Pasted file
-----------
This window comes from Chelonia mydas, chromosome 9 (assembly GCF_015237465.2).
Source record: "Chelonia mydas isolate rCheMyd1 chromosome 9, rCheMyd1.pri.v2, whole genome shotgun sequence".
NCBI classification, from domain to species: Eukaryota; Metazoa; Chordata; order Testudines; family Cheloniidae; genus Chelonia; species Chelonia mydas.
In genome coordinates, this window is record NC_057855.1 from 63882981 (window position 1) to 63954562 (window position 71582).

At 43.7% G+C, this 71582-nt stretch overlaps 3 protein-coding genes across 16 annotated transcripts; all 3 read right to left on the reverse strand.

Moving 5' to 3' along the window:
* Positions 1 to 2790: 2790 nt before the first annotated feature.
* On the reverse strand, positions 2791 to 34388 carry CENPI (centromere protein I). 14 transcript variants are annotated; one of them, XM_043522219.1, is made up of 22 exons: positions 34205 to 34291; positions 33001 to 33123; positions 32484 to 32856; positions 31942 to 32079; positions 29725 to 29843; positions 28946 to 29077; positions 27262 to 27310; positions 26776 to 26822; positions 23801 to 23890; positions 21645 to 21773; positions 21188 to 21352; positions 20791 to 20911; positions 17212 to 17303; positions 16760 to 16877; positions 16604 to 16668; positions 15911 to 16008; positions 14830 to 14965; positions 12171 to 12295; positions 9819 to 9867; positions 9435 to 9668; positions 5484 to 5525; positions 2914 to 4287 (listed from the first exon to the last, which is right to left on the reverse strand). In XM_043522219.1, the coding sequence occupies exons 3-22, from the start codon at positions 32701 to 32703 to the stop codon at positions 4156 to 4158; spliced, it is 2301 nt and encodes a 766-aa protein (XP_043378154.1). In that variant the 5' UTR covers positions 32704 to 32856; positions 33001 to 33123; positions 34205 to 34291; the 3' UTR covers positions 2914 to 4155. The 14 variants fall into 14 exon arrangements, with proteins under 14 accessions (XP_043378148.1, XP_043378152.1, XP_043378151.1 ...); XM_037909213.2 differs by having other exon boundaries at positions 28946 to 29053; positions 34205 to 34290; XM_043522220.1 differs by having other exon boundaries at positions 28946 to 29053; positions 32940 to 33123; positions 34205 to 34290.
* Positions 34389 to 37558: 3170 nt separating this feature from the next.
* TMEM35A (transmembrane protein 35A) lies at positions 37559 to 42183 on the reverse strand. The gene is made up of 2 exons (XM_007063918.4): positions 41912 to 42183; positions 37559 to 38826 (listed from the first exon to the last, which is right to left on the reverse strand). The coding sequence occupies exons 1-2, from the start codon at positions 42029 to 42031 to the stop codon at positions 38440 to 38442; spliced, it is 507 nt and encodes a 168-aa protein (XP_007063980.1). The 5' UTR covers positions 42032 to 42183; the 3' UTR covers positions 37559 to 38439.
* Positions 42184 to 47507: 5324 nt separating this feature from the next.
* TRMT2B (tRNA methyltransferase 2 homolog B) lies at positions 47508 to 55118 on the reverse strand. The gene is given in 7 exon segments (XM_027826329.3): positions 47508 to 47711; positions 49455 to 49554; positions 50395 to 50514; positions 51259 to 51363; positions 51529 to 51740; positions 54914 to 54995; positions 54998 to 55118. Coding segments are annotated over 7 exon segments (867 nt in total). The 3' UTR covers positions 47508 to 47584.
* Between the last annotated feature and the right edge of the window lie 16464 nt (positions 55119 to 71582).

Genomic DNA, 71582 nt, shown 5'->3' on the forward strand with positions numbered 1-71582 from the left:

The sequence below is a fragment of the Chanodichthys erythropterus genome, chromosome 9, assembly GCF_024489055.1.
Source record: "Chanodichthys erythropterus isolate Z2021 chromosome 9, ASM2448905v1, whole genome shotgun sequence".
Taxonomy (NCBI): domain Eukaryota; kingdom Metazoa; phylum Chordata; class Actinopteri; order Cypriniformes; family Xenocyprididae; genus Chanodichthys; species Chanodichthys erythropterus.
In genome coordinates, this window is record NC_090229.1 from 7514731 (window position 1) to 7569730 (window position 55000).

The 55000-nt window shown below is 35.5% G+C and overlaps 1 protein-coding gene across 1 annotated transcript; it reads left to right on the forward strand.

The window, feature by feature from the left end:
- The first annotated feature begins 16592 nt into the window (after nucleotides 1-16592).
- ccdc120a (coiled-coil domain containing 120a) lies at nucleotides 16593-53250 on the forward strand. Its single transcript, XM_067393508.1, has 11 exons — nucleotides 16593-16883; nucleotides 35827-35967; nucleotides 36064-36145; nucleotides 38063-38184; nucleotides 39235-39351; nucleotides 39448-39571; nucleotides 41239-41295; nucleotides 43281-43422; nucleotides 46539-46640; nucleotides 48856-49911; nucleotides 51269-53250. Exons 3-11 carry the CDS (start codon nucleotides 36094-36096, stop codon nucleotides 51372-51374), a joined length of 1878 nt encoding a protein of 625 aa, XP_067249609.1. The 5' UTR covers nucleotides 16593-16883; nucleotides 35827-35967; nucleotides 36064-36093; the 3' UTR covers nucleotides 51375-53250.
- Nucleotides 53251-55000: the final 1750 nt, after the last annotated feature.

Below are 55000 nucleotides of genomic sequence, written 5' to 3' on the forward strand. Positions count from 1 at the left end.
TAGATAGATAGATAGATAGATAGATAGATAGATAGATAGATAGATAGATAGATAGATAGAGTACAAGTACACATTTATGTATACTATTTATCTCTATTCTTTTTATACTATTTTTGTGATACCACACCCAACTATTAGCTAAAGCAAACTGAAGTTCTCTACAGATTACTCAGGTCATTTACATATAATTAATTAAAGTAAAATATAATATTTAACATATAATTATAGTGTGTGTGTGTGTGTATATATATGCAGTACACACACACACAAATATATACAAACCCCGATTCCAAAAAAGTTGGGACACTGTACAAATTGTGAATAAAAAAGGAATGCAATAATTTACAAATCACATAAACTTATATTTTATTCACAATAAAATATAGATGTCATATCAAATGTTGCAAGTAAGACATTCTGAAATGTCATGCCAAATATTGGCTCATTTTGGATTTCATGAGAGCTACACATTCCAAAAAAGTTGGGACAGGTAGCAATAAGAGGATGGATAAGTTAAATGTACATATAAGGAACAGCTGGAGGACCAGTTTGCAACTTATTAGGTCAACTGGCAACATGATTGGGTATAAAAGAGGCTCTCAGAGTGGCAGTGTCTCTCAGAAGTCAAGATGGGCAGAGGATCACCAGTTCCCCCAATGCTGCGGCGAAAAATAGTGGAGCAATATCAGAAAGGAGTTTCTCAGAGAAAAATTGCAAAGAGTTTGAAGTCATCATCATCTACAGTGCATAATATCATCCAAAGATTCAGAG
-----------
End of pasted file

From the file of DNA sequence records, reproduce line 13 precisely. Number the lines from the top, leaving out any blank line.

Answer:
* Between the last annotated feature and the right edge of the window lie 16464 nt (positions 55119 to 71582).